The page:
If you’re planning on relying solely on your social security check for retirement, you may want to reconsider. Here’s why.
The federal government ushered in a slew of progressive programs during the Great Depression with the aim of helping the most downtrodden Americans. And few of these programs have held the progressive banner higher than Social Security.
“Social Security was designed to redistribute income from those with higher lifetime earnings to those with lower lifetime earnings,” the Urban Institute once wrote in a paper. “The reason is obvious: The system was created to ensure an adequate retirement income for the elderly.”
Social Security clearly has helped to alleviate poverty in old age and has proven to be highly popular, up and down the political and socioeconomic spectrum. But in reality, the program isn’t quite living up to its progressive design.
The debate over Social Security’s progressive features, or lack thereof, has been going on for years. What piqued my recent interest were some new commentaries. For example, the Investment Company Institute, a mutual-fund trade group, asserted that Social Security is indeed progressive. It labeled arguments to the contrary as a “myth.”
Social Security has a progressive design, the group noted, because these government-paid benefits replace a much higher percentage of working-year earnings for lower-paid Americans, especially considering that low earners pay less in Social Security payroll taxes over their lifetimes.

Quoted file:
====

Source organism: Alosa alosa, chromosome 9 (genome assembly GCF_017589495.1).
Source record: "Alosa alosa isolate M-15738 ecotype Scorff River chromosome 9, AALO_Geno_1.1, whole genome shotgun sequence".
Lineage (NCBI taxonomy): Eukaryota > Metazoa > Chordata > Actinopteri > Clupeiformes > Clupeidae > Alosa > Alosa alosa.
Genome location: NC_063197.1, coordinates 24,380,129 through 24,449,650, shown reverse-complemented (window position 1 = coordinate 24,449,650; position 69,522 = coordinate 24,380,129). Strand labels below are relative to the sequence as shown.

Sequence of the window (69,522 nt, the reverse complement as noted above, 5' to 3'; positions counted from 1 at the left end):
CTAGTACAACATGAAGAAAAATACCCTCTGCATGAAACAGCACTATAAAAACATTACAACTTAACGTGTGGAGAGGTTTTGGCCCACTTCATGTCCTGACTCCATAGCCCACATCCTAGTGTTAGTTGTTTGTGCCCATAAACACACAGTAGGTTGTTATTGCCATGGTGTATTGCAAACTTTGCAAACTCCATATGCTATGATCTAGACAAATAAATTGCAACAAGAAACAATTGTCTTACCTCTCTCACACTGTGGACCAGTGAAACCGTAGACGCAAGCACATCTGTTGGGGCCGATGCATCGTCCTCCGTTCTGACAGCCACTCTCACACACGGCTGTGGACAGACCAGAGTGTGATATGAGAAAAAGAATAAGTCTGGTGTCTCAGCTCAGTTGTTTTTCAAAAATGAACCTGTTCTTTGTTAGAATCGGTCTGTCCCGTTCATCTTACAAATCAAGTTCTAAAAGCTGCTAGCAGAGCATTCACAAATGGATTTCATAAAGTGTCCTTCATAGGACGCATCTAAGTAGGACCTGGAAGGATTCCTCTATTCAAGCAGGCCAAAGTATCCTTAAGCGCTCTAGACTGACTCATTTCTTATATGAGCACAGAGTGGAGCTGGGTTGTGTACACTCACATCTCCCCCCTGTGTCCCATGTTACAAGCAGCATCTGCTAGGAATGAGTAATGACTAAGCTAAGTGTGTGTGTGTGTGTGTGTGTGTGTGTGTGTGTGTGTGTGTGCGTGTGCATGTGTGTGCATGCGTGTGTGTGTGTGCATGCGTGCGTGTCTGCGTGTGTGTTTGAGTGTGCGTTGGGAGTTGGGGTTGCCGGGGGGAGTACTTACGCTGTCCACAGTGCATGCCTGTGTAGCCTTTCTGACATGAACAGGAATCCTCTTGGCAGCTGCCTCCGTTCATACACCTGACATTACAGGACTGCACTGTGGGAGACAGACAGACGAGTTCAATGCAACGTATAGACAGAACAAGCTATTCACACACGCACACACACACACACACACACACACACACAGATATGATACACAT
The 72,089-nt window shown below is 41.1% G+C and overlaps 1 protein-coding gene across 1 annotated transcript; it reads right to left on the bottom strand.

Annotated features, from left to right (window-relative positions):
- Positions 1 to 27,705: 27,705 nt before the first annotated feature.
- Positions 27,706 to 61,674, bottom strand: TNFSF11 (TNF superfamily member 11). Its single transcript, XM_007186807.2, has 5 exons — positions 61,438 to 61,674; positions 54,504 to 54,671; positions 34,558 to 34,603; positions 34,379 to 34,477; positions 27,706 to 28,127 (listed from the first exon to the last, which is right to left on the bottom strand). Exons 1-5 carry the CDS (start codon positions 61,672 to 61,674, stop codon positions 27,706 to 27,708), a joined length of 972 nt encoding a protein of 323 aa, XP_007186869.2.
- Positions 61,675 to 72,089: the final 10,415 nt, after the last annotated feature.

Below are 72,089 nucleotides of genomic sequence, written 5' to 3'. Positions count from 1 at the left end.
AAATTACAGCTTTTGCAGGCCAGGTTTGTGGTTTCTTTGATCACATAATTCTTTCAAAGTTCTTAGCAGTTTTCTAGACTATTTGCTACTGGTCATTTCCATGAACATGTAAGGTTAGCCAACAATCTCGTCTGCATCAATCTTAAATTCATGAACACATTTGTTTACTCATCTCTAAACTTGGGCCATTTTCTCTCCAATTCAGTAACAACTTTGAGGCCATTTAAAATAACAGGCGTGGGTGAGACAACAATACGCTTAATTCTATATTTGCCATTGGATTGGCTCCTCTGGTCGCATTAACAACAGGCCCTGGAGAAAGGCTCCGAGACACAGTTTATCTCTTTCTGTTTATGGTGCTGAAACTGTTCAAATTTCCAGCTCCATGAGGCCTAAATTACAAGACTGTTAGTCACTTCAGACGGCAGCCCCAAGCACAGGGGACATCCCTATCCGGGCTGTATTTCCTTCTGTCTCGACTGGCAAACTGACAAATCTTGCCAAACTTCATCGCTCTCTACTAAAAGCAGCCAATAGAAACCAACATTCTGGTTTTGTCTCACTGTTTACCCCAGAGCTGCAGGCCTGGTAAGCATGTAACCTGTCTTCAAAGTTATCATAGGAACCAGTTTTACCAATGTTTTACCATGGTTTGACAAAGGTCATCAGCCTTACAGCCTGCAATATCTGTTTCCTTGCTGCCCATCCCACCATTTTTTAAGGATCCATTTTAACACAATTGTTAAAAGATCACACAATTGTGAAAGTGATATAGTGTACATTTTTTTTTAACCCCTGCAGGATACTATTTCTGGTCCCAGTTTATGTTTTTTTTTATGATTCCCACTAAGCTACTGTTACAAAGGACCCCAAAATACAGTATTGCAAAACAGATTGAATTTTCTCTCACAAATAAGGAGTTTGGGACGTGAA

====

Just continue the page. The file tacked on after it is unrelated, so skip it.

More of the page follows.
Social Security replaces a proportionately lower amount of working-years income for high earners. Instead, these people gain more from the tax-deferral aspects of Individual Retirement Accounts, workplace 401(k) plans and the like.
Eroding the progressive design
But there are factors at work that make Social Security less progressive than it was intended to be. Many of us know somebody who died before receiving any Social Security benefits. This concern prompts a lot of people to claim benefits shortly after turning 62, locking in monthly benefits at the lowest level.
Poorer people tend not to live as long as wealthier Americans, for various reasons. Consequently, they often lock in lower monthly benefits by claiming early and don’t receive payments for as many years. Plus, Social Security benefits are partly based on earnings, so monthly payments will be lower anyway for people who didn’t earn as much over their lifetimes.
This was the gist of another recent paper, from the Center for Retirement Research at Boston College, which noted that while life expectancy in older ages has been rising, “these gains have been unequal across the population.”
In particular, less-affluent Americans “have seen relatively small improvements in their late-life mortality” and that “works against the progressive benefit design of Social Security,” the report said.
And many other factors affect how much money people receive from Social Security. Some are progressive but others are regressive, favoring (or at least not hurting) wealthier individuals.
For example, Social Security benefits are capped, at nearly $2,800 per month for 2018. This means a billionaire like Jeff Bezos won’t receive any more than a middle manager. That’s a progressive feature.
Conversely, what you receive in Social Security benefits is partly based on how much you earned over the years in income, and how much you paid in payroll taxes. But the tax rate itself — 6.2 percent, levied on both employers and workers — is a flat tax that doesn’t rise as people earn more. This isn’t a progressive feature.